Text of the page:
Returning to her apartment after a session at the shooting range, Kick discovers an intruder, John Bishop. He doesn’t harm her, but asks for her help. A boy, Adam Rice, has been reported missing. Kick already knew: she and her ‘brother’, James who lives in the apartment below, have been monitoring reports of missing children. James’s specialities are coding, gaming and spotting patterns. He’s two years older than Kick and prone to panic attacks so they text and keep in touch regularly. Kick also feels guilty. When she was rescued, she implemented the plan she’d been repeatedly trained to carry out and typed a command in her captor’s computer. Afterwards she learnt that command wiped her captor’s computer files, effectively preventing the FBI from tracing and stopping other paedophiles and other distributors of child pornography known to her captor. John Bishop is not FBI but the magnate he works for is a powerful ally for the FBI so Bishop has access to FBI resources and shares information to suit. Guilt propels Kick to go with Bishop.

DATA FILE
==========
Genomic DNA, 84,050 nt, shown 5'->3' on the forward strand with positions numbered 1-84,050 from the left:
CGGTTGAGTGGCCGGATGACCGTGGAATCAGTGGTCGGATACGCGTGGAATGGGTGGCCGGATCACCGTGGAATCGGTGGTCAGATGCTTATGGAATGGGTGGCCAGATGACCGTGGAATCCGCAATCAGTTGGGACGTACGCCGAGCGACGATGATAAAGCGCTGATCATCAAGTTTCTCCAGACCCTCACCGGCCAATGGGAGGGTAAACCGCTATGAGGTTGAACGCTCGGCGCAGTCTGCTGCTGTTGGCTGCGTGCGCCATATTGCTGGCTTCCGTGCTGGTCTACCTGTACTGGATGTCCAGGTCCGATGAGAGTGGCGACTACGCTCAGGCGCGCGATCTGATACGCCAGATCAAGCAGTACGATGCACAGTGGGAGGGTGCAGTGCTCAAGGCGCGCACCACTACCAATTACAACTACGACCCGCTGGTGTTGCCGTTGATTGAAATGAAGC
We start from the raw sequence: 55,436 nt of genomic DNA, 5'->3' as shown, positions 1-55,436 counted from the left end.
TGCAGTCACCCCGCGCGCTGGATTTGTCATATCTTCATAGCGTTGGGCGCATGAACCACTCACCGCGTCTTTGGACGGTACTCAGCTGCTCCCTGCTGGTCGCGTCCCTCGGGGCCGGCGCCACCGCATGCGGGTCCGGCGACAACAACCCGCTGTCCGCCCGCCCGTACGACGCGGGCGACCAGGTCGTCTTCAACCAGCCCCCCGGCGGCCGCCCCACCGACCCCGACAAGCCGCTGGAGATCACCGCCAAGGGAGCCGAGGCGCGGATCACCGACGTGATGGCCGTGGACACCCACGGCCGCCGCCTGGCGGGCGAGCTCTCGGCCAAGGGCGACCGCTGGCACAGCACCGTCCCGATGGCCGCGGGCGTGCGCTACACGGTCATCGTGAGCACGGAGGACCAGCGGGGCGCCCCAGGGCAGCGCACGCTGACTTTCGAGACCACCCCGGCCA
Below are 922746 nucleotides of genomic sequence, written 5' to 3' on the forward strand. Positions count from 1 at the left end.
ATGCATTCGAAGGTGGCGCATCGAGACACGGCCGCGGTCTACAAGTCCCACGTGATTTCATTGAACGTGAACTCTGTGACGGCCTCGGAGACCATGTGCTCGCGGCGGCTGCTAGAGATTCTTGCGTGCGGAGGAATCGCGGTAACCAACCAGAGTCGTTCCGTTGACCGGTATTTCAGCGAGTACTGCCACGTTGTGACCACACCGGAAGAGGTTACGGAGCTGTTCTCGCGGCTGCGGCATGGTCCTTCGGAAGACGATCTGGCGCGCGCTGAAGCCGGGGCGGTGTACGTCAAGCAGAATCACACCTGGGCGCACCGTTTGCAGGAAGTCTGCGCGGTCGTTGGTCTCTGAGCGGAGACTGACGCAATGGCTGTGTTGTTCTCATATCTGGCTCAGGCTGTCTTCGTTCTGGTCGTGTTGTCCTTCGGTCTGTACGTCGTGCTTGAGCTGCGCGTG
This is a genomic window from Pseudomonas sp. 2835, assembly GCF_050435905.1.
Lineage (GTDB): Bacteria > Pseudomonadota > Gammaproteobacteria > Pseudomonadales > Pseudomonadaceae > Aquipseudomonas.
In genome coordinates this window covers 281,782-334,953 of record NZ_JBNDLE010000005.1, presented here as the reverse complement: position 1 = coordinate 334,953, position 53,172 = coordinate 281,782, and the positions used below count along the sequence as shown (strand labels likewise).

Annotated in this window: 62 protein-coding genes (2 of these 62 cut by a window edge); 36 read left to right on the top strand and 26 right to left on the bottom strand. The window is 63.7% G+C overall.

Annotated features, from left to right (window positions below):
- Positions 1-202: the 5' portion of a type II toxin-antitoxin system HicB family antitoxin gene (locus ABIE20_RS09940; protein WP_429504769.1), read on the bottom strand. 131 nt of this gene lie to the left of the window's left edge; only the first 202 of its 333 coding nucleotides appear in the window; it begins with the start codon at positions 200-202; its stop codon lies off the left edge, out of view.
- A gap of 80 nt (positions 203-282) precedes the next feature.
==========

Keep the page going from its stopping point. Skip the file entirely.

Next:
He takes her to a house where Adam Rice had been spotted. The house is now empty, but Bishop believes Kick’s knowledge might help find evidence. What Bishop has not prepared for is that dragging Kick along might trigger repressed memories. Kick soon finds the “safe room”, the false wall that conceals a child-sized hiding space designed to be used when visitors came or the house was searched. Unfortunately it’s booby-trapped and Bishop and Kick escape with injuries. Meanwhile James scoured the internet for any information he could find on Bishop and comes up largely blank. Kick remembers a series of photographs of Bishop as a boy. Earlier photographs are shared with another boy, clearly a brother. But there is no brother in later photographs. James trawls through missing persons reports but they can’t find Bishop’s brother, strongly suggesting the brother is no longer living. Kick concludes that’s why Bishop’s so interested in missing children.